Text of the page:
Early in July of 2017 I visited my homeland region of the San Joaquin Valley and Sierra Nevada Mountains. It’s something gentle to my heart, a mystery why this place keeps calling out to me with such love over such distance, across time and space. The Sierra Nevada mountains of California, I have long held, are what a heaven shall be like when the great celestial places come to settle their love on our small and intimate Earth, it is told, in the life of the world to come. How I love this cathedral range, mountains of gentler snow and light and love.

I journeyed into these mountains of mine for two days, alone with my little car and a quietness in me, on July 6th and 7th. I stayed at extraordinary Mono Hot Springs, where I wish the likes of me could somehow live with my sweet husband, our two cats, and a sure chosen family-community for the rest of our lives. Of course, this magical little town of a dozen-or-so is seasonal, arising out of the glitter-snows of winter for half the year in hotter days of late spring through early autumn. There are real true springs, there: warm, lovely scented (a good smell of the washing and comforting earth!) sulfur springs welling up from the high meadow paradise grounds. It is said the Original Peoples ventured there, the Mono and Miwok and other ancestral, indigenous travelers from over the range. I speak prayers of thanks and friendship to them while I walk, barefoot and lightly clothed in rectangular fabric, the paths of the little mountain meadow hillsides where these springs of warm renewal rise.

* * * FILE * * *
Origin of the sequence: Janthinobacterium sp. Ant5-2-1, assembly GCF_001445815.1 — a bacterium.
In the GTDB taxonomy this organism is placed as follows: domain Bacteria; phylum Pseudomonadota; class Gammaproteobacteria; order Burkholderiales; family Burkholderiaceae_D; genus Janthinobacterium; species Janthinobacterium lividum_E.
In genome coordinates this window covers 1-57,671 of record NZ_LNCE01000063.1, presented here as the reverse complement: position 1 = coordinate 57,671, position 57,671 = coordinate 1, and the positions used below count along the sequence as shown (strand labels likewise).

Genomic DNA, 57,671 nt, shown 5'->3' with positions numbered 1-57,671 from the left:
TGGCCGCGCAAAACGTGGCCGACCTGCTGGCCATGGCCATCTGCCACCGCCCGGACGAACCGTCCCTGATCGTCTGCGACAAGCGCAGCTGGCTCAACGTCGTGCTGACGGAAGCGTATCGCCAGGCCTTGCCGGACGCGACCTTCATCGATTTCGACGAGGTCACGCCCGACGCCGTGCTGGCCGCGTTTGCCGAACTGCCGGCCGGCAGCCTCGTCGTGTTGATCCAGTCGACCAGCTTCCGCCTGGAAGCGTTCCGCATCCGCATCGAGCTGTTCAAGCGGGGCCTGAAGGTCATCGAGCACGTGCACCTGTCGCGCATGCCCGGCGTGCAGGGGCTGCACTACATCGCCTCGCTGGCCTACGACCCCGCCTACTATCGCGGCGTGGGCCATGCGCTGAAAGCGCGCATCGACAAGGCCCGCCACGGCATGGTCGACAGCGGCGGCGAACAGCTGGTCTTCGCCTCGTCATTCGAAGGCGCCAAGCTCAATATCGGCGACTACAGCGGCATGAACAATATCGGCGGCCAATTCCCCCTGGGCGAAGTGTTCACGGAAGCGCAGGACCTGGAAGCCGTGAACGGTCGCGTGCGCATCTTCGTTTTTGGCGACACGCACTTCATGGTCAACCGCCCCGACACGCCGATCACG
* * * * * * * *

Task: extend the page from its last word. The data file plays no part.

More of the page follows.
Walking this land, this place I love likely more than any other I have tread or even seen depicted by the captured frames of light, my heart jumps in happy greeting at the sight of familiar specie-friends. What a happy revelation to find that the days of searching and studying the knowledge of these plant and animal species truly does create clearer eyes in humans who go walking int heir homelands. At various times in this visit to the Sierras I was, at turns, lovesick in my heart for feeling, at once, such a great love for this place yet missing my husband and our two little cats back in my current home of the Puget Sound. I wanted, with longing, that all my loves would be gathered together –as we hope for in heaven. No wonder that the images I have dreamt of my original family resurrected to life is of our meeting in these Sierra Nevada mountains.